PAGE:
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> Issue 26 > Page 37 - Amelia Cook: The Port Hood Explosion

Page 37 - Amelia Cook: The Port Hood Explosion

Published by Ronald Caplan on 1980/8/1 (326 reads)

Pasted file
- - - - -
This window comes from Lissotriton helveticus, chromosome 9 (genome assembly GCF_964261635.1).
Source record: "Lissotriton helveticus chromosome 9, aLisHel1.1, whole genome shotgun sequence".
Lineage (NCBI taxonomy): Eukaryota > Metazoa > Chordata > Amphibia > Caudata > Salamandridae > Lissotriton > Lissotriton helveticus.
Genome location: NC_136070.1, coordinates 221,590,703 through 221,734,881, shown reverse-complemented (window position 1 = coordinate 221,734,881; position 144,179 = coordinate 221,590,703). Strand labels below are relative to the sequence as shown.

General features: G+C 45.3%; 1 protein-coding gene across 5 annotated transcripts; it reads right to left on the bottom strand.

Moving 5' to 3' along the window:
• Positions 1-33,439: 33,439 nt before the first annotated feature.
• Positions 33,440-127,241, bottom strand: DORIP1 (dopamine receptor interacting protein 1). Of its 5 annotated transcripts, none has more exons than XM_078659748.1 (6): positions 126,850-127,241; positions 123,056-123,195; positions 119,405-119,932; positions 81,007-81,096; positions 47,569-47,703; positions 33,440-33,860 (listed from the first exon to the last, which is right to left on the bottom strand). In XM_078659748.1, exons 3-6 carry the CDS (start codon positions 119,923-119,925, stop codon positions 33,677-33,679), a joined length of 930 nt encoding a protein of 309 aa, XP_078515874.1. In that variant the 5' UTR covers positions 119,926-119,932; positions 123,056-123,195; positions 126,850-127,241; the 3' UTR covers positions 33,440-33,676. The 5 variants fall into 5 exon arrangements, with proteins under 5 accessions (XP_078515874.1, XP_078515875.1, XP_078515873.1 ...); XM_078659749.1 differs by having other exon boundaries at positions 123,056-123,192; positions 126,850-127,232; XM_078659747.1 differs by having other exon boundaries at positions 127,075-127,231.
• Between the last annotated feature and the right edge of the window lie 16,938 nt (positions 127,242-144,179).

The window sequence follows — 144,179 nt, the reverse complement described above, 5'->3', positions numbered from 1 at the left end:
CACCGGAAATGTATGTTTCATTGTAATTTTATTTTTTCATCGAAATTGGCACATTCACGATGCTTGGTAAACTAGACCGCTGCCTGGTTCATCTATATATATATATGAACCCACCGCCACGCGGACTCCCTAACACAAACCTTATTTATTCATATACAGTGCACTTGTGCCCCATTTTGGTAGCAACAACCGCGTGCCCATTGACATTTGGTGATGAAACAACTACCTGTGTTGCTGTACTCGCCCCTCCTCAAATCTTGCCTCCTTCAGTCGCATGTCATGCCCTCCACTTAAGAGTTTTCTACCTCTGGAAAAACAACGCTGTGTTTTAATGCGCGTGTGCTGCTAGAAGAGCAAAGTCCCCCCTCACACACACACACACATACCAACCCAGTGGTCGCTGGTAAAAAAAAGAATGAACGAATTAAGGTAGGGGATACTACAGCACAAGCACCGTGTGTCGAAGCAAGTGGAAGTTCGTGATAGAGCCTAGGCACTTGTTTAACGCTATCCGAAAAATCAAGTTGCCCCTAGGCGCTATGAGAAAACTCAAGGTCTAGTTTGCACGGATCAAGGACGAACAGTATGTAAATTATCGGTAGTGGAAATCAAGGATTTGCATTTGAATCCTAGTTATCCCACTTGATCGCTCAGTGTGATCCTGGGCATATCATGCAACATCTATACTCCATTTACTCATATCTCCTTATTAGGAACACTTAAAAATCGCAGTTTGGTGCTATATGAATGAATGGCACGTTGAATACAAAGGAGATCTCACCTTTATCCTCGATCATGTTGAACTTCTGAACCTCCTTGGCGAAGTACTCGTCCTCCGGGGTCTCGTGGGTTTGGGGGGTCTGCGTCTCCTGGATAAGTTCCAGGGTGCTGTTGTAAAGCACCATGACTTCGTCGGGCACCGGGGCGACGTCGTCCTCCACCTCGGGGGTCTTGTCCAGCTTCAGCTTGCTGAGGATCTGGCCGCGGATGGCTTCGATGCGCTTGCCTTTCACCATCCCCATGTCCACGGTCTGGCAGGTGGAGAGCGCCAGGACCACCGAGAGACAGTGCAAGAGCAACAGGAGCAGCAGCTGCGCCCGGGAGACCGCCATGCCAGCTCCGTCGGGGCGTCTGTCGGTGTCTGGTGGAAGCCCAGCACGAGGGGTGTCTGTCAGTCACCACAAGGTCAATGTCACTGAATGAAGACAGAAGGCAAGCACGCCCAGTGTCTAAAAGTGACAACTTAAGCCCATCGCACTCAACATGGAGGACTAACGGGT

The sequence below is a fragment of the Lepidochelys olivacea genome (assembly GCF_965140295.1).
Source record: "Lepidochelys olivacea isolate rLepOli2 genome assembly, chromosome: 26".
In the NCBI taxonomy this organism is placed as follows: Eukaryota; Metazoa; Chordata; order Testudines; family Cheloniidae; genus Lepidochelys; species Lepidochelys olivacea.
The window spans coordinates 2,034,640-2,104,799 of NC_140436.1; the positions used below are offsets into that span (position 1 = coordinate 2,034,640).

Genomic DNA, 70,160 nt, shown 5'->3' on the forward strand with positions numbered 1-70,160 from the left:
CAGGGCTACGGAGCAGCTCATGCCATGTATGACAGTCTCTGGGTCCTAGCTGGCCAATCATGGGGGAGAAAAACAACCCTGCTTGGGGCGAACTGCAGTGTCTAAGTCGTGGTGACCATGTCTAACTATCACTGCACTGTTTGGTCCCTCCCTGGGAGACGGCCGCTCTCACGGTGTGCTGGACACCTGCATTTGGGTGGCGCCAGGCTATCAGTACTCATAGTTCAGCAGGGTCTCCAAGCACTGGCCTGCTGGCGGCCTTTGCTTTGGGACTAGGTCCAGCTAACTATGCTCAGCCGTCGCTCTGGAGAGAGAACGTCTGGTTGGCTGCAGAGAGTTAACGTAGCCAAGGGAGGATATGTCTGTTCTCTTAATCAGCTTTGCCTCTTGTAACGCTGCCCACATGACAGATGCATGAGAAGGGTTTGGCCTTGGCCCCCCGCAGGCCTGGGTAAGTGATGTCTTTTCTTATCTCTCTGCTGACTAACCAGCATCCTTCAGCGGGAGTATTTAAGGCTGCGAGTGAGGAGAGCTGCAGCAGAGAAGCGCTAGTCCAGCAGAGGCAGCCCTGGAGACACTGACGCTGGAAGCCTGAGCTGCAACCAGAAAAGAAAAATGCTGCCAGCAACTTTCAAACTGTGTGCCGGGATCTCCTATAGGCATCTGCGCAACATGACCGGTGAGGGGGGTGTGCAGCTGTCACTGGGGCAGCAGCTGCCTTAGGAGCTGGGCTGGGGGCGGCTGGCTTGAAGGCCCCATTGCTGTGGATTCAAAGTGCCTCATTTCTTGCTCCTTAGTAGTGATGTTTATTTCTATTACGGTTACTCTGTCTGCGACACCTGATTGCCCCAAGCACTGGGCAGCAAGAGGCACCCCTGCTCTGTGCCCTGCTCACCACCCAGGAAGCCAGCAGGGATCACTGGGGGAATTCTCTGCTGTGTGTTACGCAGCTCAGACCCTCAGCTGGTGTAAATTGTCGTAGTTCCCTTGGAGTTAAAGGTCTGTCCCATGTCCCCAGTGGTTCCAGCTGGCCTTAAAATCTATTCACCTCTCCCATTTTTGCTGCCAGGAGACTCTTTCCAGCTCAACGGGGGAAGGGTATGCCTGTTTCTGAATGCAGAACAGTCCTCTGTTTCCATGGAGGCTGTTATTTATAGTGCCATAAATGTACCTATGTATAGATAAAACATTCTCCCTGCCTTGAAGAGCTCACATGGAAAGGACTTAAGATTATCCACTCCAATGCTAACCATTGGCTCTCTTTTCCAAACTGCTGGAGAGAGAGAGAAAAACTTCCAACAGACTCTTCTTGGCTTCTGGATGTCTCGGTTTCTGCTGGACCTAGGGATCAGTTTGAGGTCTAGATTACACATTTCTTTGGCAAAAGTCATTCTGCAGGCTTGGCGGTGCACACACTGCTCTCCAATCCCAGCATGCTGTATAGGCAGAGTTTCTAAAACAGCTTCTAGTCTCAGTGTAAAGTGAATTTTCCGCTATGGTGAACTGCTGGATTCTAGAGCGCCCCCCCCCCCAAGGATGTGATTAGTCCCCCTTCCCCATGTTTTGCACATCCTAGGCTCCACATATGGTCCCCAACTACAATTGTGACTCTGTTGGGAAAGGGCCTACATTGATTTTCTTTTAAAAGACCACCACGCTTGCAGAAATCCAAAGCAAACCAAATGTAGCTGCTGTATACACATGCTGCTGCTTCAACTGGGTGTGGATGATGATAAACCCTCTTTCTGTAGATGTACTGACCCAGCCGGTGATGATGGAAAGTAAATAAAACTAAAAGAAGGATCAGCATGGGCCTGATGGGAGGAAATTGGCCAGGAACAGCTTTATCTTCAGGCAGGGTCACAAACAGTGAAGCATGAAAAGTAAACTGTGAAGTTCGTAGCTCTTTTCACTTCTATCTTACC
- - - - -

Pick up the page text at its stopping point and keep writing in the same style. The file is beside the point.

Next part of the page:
We hope to offer a fuller story on the Port Hood area mines. So far, we have not been able to locate photographs of the mines, shipping piers or groups of miners. We would like to hear from anyone who has these or can help us find them. Regarding the explosion, newspapers called it the worst disaster in Inverness County history. They list the dead as Malcolm Beaton, John Lauchie Gillis, John T. Campbell, Duncan McDonald, Allan R. McDonald, William McKenzie and Four Bulgarians, "names un? known," part of a party of 20 in the country only about two months. A Windstorm This windstorm I want to tell you about came the December before the First World War was over. It was early in the evening. And us kids were all around home. We were alone--Daddy was in Inverness--just Mama and the kids were there. And it started in. We had like a porch on, and you could see the snow starting to swirl a little. And Mama said, "It's snowing, and I be? lieve it's going to blow"--and just then it started blowing and boy, the wind bounced up right in a minute. And Mama said, "Well, I hope the wagonhouse won't blow down." All of a sudden the shingles started in, you know, whirling in the cor? ner. Mama said, "My soul, our wagonhouse is blowing down. If it doesn't come through the window, we'll be all right." And that same day we had papered the kit? chen all brand new--it was coming on Christmas now. And just as Mama was walk? ing by the window, without a word of warn? ing, a great big rafter came right through the window and drove right clear in the front of our stove. And the wind started blowing the fire out over the floor. And you know a woman with four kids--poor Mama was so frightened. The glass cut her in the face and she never even noticed it. And we got an old door, an extra door on the porch, and we tried to put that over the window and put the sewing machine a- gaingt that--and it was blowing across the floor. The whole bunch of us couldn't hold the door to the window. Pat and I, we put on our coats and we ran up the field to our neighbour's house--never thinking a- bout the wind carrying us in the woods or anything--and poor Mama never noticed. We told her, but in her excitement she never heard us.' And I remember she was upstairs when we s*tarted back over with Mr. MacKin? non and his lantern. It blew so hard, my brother, it took his breath, he had to turn back. And I can hear poor Mama screeching out the upstairs window--she didn't know whether we blew away or what happened. But we managed to get there. So our neighbour came in. He tried to get the door over the window--and the wind had begun to subside then. It only lasted a- bout 15 or 20 minutes. He said, "Only one thing to do is to come up and stay at our place all night." So poor Mama, she was crippled, but she could walk some. So we went and we stayed all night. And in the morning when we came back--when we opened the kitchen door--well, I can see it yet. All the paper--see, it was newly pasted-- had come down in big sheets, and the stove was solid full of snow, and the cupboard and the dishes were full of snow. And the stove so wet we couldn't start the fire. Well, talk about the time. And in the morning when we looked around, it wasn't our wagonhouse at all, but it was our neighbour's barn--the roof had blown off. And the train came down in the night and we had noticed she stopped at our crossing--and we could see them work? ing around, moving boards and everything-- well, that barn roof had landed right fair in the cut, on the train tracks. And the rafter that came to us must have come oh, easy, 130 yards--and came right through the window and poked in the front of the stove. And when we went to look around, the wire fence along the railroad was just the same as if you had taken and hung car? pets on it--the hay was that thick where it blew up against it. But our whole kitchen solid full of snow. We had to shovel it,out. And the paper-- that's what would break your heart--we'd been working at it the whole day • and what a dismal sight to go in, the paper down on top of the snow. You can look back and laugh now, but at that time you were too scared to laugh. Ideal Ice Cream Ca Ltd. A Ccxrplete Une of Frozen Rxxte Ice Cream and FbuntainSuppries 162 Prince St. Sydney 564-4549 'wm CAPE BRETON SHOPPING PIAZA SYDNEY RIVER -- OPEN DAILY 'TIL 10 P. M. f Ntr WnM OMRBERCE smisncnoN DEPARTMENT STORES: A Division of the F.W. Woolworth Co. Limited ncE 1 07)
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